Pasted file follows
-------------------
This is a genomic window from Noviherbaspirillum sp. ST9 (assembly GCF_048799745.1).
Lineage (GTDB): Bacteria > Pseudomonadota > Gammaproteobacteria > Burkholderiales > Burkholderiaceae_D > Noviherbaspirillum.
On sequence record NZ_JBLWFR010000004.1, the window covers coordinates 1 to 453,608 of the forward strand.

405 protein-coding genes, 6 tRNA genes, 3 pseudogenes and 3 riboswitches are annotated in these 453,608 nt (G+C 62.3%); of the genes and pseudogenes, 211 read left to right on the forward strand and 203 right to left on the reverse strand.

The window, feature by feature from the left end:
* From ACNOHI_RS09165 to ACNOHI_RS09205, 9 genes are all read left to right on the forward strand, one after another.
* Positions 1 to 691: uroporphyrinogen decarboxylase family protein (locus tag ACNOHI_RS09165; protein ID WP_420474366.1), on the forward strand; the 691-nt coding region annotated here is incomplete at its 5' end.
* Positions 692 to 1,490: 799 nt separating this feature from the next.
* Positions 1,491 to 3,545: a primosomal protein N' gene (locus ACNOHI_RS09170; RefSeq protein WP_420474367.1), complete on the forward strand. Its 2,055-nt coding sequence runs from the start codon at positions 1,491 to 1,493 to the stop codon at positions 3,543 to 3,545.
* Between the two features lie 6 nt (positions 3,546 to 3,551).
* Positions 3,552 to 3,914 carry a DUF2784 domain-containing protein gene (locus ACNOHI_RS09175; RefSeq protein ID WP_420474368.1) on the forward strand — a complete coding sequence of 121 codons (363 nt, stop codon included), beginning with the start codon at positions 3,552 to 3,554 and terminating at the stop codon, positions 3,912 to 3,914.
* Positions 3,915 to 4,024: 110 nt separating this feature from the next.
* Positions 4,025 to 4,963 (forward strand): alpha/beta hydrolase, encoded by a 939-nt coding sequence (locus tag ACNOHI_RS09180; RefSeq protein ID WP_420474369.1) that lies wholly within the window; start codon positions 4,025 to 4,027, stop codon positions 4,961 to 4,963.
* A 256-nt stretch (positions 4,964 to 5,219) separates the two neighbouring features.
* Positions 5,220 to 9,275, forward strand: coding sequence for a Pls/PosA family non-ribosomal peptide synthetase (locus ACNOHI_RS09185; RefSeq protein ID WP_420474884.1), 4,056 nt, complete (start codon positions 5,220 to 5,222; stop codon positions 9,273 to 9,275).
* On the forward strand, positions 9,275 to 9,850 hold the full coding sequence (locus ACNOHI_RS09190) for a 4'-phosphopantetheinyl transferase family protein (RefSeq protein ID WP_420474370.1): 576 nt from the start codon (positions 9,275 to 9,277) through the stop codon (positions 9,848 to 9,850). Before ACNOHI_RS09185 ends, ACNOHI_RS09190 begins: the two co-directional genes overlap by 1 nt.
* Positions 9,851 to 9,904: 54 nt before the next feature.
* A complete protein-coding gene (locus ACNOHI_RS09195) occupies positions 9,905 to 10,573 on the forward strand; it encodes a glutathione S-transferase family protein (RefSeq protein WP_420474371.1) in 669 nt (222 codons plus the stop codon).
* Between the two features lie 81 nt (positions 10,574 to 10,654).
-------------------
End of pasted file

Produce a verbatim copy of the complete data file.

This is a genomic window from Noviherbaspirillum sp. ST9 (assembly GCF_048799745.1).
Lineage (GTDB): Bacteria > Pseudomonadota > Gammaproteobacteria > Burkholderiales > Burkholderiaceae_D > Noviherbaspirillum.
On sequence record NZ_JBLWFR010000004.1, the window covers coordinates 1 to 453,608 of the forward strand.

405 protein-coding genes, 6 tRNA genes, 3 pseudogenes and 3 riboswitches are annotated in these 453,608 nt (G+C 62.3%); of the genes and pseudogenes, 211 read left to right on the forward strand and 203 right to left on the reverse strand.

The window, feature by feature from the left end:
* From ACNOHI_RS09165 to ACNOHI_RS09205, 9 genes are all read left to right on the forward strand, one after another.
* Positions 1 to 691: uroporphyrinogen decarboxylase family protein (locus tag ACNOHI_RS09165; protein ID WP_420474366.1), on the forward strand; the 691-nt coding region annotated here is incomplete at its 5' end.
* Positions 692 to 1,490: 799 nt separating this feature from the next.
* Positions 1,491 to 3,545: a primosomal protein N' gene (locus ACNOHI_RS09170; RefSeq protein WP_420474367.1), complete on the forward strand. Its 2,055-nt coding sequence runs from the start codon at positions 1,491 to 1,493 to the stop codon at positions 3,543 to 3,545.
* Between the two features lie 6 nt (positions 3,546 to 3,551).
* Positions 3,552 to 3,914 carry a DUF2784 domain-containing protein gene (locus ACNOHI_RS09175; RefSeq protein ID WP_420474368.1) on the forward strand — a complete coding sequence of 121 codons (363 nt, stop codon included), beginning with the start codon at positions 3,552 to 3,554 and terminating at the stop codon, positions 3,912 to 3,914.
* Positions 3,915 to 4,024: 110 nt separating this feature from the next.
* Positions 4,025 to 4,963 (forward strand): alpha/beta hydrolase, encoded by a 939-nt coding sequence (locus tag ACNOHI_RS09180; RefSeq protein ID WP_420474369.1) that lies wholly within the window; start codon positions 4,025 to 4,027, stop codon positions 4,961 to 4,963.
* A 256-nt stretch (positions 4,964 to 5,219) separates the two neighbouring features.
* Positions 5,220 to 9,275, forward strand: coding sequence for a Pls/PosA family non-ribosomal peptide synthetase (locus ACNOHI_RS09185; RefSeq protein ID WP_420474884.1), 4,056 nt, complete (start codon positions 5,220 to 5,222; stop codon positions 9,273 to 9,275).
* On the forward strand, positions 9,275 to 9,850 hold the full coding sequence (locus ACNOHI_RS09190) for a 4'-phosphopantetheinyl transferase family protein (RefSeq protein ID WP_420474370.1): 576 nt from the start codon (positions 9,275 to 9,277) through the stop codon (positions 9,848 to 9,850). Before ACNOHI_RS09185 ends, ACNOHI_RS09190 begins: the two co-directional genes overlap by 1 nt.
* Positions 9,851 to 9,904: 54 nt before the next feature.
* A complete protein-coding gene (locus ACNOHI_RS09195) occupies positions 9,905 to 10,573 on the forward strand; it encodes a glutathione S-transferase family protein (RefSeq protein WP_420474371.1) in 669 nt (222 codons plus the stop codon).
* Between the two features lie 81 nt (positions 10,574 to 10,654).